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[189] the first edition of a work which gained him great legal reputation,--that on “Real actions.” The writer of an obituary notice of him, in the Law Reporter, giving an account of the origin of this work, states that in the winter of 1824, during the session of the Court at Cambridge, when the Bar were accustomed, more than at present, to spend their evenings together, and when their habits of social intercourse did much to soften the many asperities which the practice of the law seems calculated to call forth and strengthen, Mr. Stearns was one evening lamenting that he had so little to do. It was then vacation in the University; he had but few actions in court, and his time seemed likely to hang heavily on his hands, for several weeks. “I will tell you what to do,” was the answer of Mr. Hoar, who was a very intimate friend of the deceased, “you shall write a work on Real Actions.” The advice was received with acclamation by all present, and Mr. Stearns immediately commenced the work: he had more than half completed it before the close of the vacation, and it was published in less than six months.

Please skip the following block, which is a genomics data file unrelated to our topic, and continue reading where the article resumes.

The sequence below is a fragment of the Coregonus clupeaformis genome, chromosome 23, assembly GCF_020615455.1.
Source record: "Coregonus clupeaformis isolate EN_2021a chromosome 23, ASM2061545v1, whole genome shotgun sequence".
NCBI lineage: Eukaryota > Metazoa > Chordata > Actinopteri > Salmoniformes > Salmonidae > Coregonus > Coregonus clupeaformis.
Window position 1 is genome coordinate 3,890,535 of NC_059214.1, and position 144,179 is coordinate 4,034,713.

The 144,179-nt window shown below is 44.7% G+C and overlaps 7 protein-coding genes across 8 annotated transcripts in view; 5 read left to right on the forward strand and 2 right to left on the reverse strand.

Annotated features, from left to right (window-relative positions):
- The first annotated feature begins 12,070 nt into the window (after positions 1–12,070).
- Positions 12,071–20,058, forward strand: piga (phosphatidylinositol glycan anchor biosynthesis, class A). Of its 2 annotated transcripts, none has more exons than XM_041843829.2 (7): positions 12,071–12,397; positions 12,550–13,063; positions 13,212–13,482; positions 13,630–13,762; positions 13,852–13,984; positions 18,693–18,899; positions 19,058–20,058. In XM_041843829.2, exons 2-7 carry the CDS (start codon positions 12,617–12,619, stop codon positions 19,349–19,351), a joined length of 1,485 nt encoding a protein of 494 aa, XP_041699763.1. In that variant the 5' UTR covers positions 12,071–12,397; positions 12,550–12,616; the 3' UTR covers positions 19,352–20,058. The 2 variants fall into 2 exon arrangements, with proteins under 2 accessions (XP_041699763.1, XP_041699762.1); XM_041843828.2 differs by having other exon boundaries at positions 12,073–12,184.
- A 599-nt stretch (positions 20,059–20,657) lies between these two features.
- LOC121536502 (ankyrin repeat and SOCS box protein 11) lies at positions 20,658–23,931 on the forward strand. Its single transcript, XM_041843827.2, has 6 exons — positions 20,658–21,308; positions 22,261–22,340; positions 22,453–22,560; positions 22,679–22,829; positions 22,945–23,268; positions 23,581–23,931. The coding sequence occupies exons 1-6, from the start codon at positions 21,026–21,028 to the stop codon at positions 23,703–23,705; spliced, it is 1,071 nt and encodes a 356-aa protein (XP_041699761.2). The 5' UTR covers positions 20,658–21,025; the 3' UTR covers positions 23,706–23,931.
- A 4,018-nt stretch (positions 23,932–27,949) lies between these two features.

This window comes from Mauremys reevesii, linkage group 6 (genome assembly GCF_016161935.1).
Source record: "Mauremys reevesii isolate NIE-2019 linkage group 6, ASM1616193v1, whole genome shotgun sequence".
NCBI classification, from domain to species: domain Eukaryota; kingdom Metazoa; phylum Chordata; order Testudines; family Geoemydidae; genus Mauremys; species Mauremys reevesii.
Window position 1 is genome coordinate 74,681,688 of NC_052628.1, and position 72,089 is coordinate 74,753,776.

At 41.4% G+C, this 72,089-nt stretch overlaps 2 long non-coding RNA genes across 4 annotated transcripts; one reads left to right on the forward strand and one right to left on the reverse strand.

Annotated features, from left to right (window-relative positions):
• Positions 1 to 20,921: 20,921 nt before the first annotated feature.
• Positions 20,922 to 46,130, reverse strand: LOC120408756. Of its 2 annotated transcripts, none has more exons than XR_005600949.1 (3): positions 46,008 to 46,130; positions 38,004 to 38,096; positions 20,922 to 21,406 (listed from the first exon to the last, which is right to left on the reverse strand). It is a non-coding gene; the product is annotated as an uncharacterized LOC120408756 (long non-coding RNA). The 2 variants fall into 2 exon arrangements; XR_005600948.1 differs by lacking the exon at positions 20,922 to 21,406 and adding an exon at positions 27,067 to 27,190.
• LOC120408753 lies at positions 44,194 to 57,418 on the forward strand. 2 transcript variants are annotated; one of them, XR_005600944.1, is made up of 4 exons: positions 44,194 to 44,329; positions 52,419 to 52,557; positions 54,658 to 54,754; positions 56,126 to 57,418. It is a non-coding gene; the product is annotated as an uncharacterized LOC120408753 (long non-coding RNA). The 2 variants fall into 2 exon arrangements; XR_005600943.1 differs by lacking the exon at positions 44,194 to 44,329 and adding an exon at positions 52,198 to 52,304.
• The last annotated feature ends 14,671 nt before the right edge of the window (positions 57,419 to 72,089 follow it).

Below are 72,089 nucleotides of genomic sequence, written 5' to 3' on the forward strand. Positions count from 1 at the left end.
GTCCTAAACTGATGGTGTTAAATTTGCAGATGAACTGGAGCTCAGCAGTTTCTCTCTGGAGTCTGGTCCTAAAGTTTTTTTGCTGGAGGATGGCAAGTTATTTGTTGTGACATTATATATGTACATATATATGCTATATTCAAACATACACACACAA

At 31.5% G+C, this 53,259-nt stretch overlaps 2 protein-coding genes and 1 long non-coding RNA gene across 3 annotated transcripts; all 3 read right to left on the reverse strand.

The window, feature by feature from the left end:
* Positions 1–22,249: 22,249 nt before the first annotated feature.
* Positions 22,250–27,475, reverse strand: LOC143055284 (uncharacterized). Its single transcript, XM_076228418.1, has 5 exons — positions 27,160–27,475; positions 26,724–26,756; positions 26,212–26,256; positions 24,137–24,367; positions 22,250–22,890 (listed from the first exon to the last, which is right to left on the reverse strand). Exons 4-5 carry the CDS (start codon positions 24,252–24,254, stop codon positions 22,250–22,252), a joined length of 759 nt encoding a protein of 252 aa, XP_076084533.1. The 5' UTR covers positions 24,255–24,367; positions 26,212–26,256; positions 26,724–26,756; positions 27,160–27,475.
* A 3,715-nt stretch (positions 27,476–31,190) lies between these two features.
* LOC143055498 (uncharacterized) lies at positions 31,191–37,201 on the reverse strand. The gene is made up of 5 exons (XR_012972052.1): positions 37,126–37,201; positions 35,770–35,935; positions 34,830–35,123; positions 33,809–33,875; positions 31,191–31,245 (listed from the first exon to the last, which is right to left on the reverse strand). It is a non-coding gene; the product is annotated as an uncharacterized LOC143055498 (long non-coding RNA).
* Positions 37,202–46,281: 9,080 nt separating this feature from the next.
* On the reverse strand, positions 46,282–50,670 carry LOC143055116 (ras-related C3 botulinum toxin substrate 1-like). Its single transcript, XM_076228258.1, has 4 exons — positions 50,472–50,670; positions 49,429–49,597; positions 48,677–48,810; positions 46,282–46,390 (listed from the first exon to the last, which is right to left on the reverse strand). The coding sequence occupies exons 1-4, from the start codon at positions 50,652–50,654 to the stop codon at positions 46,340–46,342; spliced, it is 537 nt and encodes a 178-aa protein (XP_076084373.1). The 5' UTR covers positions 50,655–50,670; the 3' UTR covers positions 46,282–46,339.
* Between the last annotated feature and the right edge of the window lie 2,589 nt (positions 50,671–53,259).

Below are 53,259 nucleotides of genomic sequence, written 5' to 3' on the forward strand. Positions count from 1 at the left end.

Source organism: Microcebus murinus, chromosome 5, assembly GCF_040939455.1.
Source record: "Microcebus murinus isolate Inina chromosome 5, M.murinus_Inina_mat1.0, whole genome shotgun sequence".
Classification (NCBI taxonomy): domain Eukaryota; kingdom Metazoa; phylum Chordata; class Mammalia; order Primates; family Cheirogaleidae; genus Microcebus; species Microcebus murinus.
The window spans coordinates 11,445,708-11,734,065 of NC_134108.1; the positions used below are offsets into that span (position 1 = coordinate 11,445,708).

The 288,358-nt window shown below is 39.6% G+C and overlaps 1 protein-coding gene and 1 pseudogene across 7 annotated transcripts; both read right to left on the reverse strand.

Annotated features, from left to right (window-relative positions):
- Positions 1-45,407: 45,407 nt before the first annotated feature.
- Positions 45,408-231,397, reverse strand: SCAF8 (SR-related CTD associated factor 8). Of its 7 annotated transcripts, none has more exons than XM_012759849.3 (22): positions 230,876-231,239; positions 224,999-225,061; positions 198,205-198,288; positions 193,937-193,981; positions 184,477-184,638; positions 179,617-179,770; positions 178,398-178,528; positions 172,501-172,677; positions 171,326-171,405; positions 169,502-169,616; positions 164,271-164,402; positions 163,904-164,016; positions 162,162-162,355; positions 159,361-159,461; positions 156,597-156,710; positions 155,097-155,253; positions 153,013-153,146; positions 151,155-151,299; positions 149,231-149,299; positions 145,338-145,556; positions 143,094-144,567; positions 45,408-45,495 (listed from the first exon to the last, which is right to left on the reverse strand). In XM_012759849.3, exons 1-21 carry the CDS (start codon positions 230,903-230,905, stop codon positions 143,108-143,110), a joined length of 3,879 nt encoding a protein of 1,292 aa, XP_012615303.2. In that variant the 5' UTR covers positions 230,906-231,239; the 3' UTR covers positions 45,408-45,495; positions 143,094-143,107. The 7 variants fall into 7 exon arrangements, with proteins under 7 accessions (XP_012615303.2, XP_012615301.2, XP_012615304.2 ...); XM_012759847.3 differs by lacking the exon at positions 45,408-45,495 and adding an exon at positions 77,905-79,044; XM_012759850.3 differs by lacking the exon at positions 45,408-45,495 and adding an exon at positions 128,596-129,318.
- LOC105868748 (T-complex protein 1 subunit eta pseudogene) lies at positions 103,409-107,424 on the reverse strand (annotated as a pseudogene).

In addition to memorials already referred to as proposed, may be mentioned those which are said to be in preparation for doing honor to Dr. Bowditch of Boston, and Dr. Noah Worcester, of Brighton, the “Friend of peace,” both of them names which speak sufficiently for themselves. The accomplishments, virtues, and services of men like these deserve a conspicuous commemoration, not for their own sake only, or chiefly, but with a view to the world's welfare. “One good deed dying tongueless slaughters a thousand hanging upon that.”

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Asahel Stearns (2)
Noah Worcester (1)
Hoar (1)
Nathaniel Bowditch (1)
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